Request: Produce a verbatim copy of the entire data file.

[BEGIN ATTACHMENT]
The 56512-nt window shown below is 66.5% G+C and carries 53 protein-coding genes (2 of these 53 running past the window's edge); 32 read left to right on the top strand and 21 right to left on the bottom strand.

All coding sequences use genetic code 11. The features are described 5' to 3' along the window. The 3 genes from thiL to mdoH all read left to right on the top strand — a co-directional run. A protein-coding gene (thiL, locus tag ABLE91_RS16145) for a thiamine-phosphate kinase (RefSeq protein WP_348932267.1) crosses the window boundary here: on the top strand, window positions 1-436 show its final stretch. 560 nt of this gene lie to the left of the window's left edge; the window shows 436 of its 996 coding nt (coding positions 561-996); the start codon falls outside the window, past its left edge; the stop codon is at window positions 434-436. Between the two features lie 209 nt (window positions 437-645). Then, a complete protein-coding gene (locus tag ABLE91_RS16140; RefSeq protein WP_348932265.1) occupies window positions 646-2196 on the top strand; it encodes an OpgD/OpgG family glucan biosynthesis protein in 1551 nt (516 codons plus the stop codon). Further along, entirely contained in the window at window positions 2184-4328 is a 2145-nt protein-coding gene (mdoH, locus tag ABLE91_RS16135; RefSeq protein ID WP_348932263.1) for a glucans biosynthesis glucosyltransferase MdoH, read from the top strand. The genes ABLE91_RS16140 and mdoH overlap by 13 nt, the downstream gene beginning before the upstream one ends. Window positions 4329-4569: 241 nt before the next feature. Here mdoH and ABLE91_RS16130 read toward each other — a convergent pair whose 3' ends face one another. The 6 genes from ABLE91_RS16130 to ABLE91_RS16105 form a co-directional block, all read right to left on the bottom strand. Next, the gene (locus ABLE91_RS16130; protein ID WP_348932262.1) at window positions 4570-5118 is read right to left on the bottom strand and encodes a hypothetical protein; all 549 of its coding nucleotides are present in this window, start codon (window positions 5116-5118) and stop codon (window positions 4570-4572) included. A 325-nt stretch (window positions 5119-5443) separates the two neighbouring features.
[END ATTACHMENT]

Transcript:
The 56512-nt window shown below is 66.5% G+C and carries 53 protein-coding genes (2 of these 53 running past the window's edge); 32 read left to right on the top strand and 21 right to left on the bottom strand.

All coding sequences use genetic code 11. The features are described 5' to 3' along the window. The 3 genes from thiL to mdoH all read left to right on the top strand — a co-directional run. A protein-coding gene (thiL, locus tag ABLE91_RS16145) for a thiamine-phosphate kinase (RefSeq protein WP_348932267.1) crosses the window boundary here: on the top strand, window positions 1-436 show its final stretch. 560 nt of this gene lie to the left of the window's left edge; the window shows 436 of its 996 coding nt (coding positions 561-996); the start codon falls outside the window, past its left edge; the stop codon is at window positions 434-436. Between the two features lie 209 nt (window positions 437-645). Then, a complete protein-coding gene (locus tag ABLE91_RS16140; RefSeq protein WP_348932265.1) occupies window positions 646-2196 on the top strand; it encodes an OpgD/OpgG family glucan biosynthesis protein in 1551 nt (516 codons plus the stop codon). Further along, entirely contained in the window at window positions 2184-4328 is a 2145-nt protein-coding gene (mdoH, locus tag ABLE91_RS16135; RefSeq protein ID WP_348932263.1) for a glucans biosynthesis glucosyltransferase MdoH, read from the top strand. The genes ABLE91_RS16140 and mdoH overlap by 13 nt, the downstream gene beginning before the upstream one ends. Window positions 4329-4569: 241 nt before the next feature. Here mdoH and ABLE91_RS16130 read toward each other — a convergent pair whose 3' ends face one another. The 6 genes from ABLE91_RS16130 to ABLE91_RS16105 form a co-directional block, all read right to left on the bottom strand. Next, the gene (locus ABLE91_RS16130; protein ID WP_348932262.1) at window positions 4570-5118 is read right to left on the bottom strand and encodes a hypothetical protein; all 549 of its coding nucleotides are present in this window, start codon (window positions 5116-5118) and stop codon (window positions 4570-4572) included. A 325-nt stretch (window positions 5119-5443) separates the two neighbouring features.